• Dynamic Talk Groups
    • Dynamic Talk Groups are ones that are activated by you, the user.
    • For example, if you tuned your radio to a repeater and was listening on a talk group that is not ‘Static’ then you would not her anything.
    • To Access / use the talk group you need to link the talk group to the time slot by transmitting into the repeater to the talk group you want to link.
    • You can then use the talk group as just like the static ones but if you do not transmit into the repeater on that talk group for a certain period of time then the repeater will disconnect from that talk group.
    • By the user having to link the talk group and it being automatically un-linked after a period of inactivity is what makes them Dynamic.
    • NOTE: Some repeater keeper request that linking of dynamic talk groups is only done on a specific Time Slot leaving the other slot available for the Static Talk groups. Please check on the website of the repeater you are using for specific instructions if there is any.

UK Brandmeister Talk groups are available here. This is my local network and the one I have most experience on,

Reflectors

Usage

Reflectors are similar to talk groups but are more like a conference bridge.

They can be set on a repeater in a similar way to Static and Dynamic talk groups. The only difference being is that all activity on a reflector is accessed using Talk Group 9. This is the exception talked about earlier.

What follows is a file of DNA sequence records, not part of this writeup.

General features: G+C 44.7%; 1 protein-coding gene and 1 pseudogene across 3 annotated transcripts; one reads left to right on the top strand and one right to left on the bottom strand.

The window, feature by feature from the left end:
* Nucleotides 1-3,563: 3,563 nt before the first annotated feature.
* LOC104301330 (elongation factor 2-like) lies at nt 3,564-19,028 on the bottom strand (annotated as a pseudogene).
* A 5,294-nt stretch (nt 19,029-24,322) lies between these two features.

If a reflector is staticly assigned to a repeater then all you would need to do is tune your radio to the repeater using Talk Group 9.

To access a different Reflector you need to make a private call to the Reflector number. This will link that Reflector to Talk Group 9 on the repeater and is usually on Time Slot 2. The reflector will be automatically disconnected after a period of time of you can do it manually by making a private call to ID 4000. If you are disconnecting a reflector in order to connect to a different one then do check it is not in use before disconnecting.

Private calls can be done using programmed memories although modern radios may allow you to type in the number and press the PTT.

Future of Reflectors